The Belfast-born centre-back played 52 times for his country, including a draw with England to qualify for the World Cup, while he also featured in over 400 games for QPR
The former centre-back, who made 52 appearances for his country, most famously as part of the side that drew 0-0 with England in 1985 to qualify for the World Cup finals, collapsed whilst playing golf in the morning.
John O'Neill played alongside the man who coached Glentoran to the Irish League championship in 2009, and reflected on his pleasant memories of 'Big Mac', stating that his personality will be badly missed.
"When he came into the Northern Ireland team he had a cockiness about him, but he carried it so well because out on the pitch he was prepared to listen to the experienced players," O'Neill said according to the BBC.
"He put in a tremendous performance in his debut against Romania and matched it in that second appearance against England at Wembley.
"Alan will be badly missed because he was a character and there are not many of them around these days."
McDonald's brother Roy currently works as goalkeeping coach for Irish Premiership side Crusaders, whose coach Stephen Baxter spoke of his shock and paid tribute to the Northern Irishman.
"I have spoken with Roy and the family is in a complete state of shock. Everyone at Crusaders knows the McDonald family so well, we are devastated.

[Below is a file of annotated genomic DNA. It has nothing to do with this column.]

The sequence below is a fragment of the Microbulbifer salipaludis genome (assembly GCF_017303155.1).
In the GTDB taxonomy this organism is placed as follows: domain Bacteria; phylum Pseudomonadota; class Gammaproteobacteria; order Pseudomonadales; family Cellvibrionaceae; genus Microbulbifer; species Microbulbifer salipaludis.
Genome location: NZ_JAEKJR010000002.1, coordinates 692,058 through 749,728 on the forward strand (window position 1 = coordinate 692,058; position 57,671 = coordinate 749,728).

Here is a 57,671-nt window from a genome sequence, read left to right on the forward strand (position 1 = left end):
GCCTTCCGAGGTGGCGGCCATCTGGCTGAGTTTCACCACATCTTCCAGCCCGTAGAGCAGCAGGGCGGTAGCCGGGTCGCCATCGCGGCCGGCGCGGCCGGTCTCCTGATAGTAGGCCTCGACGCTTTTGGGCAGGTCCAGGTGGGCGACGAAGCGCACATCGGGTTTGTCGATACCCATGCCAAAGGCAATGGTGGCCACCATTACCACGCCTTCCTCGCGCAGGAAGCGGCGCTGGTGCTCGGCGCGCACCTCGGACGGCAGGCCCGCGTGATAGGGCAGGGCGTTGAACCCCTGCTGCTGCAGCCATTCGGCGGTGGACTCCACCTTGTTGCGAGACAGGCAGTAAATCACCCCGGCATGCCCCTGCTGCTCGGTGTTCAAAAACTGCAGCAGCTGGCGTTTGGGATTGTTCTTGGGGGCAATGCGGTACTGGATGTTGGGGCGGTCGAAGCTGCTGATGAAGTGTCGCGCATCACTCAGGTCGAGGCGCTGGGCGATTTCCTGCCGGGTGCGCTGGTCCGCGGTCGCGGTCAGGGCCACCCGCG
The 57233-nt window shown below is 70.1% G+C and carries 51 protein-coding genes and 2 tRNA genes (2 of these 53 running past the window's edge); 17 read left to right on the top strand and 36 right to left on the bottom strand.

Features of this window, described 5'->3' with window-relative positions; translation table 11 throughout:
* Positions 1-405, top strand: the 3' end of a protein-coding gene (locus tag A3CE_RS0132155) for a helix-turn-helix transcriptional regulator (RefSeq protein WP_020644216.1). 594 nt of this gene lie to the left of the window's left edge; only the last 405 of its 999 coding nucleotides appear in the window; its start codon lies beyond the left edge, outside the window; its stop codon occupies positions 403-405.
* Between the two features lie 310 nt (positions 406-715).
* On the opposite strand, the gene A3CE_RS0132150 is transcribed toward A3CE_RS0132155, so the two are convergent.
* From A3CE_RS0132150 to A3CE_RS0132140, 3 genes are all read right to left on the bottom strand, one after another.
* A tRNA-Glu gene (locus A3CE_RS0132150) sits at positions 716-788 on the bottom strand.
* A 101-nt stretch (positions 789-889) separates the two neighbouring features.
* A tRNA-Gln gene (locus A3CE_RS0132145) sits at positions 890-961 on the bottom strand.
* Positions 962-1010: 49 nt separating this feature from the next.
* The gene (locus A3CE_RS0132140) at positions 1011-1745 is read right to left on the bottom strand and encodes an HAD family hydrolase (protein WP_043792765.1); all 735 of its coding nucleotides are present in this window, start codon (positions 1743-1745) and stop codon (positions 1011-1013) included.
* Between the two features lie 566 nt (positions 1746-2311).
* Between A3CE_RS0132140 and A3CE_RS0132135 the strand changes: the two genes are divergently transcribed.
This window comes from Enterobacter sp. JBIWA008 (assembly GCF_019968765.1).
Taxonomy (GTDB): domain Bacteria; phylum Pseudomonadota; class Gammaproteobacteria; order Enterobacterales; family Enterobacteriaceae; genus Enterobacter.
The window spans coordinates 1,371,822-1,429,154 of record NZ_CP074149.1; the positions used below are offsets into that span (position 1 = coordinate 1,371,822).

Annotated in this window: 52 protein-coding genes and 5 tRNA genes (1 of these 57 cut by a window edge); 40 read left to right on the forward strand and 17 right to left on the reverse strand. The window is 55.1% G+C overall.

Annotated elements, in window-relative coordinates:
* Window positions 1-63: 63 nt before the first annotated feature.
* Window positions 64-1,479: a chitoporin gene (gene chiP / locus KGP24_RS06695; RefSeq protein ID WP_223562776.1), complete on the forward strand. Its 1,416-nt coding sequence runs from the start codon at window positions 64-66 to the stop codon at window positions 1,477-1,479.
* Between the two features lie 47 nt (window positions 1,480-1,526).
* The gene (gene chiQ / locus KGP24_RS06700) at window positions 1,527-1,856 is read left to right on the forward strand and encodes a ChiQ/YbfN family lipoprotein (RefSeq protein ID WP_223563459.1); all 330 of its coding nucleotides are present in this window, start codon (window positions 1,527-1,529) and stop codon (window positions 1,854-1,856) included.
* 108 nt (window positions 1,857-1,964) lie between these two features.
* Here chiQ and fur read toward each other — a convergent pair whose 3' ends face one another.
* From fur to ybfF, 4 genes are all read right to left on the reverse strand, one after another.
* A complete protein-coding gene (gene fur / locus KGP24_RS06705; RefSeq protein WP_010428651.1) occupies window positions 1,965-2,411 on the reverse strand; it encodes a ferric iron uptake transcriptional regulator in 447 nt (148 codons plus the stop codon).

"Alan always thought of everyone else first - he wanted the best for other people.
"He loved his football and did a tremendous job at Glentoran. It was disappointing how it all ended for him there."
Former Northern Ireland boss Sammy McIlroy, who was also a team-mate and friend of McDonald's added: "I'm shell-shocked. Words can't even enter my head at the moment.
"Forty-eight is so young. Alan was always larger than life - during his career and after.
"I have just spoken to Norman Whiteside and he is devastated."
Belfast-born McDonald, who scored one goal for his country, owned a trophy business in Bangor, Co Down, that used to be owned by international colleague Billy Hamilton.
His club career included over 400 games for current Premier League side QPR, with whom he reached the League Cup final in 1986 but lost to Oxford United, as well as spells at Charlton, and Swindon.
When he finishing playing he went on to become assistant manager of Northern Ireland's Under-21s.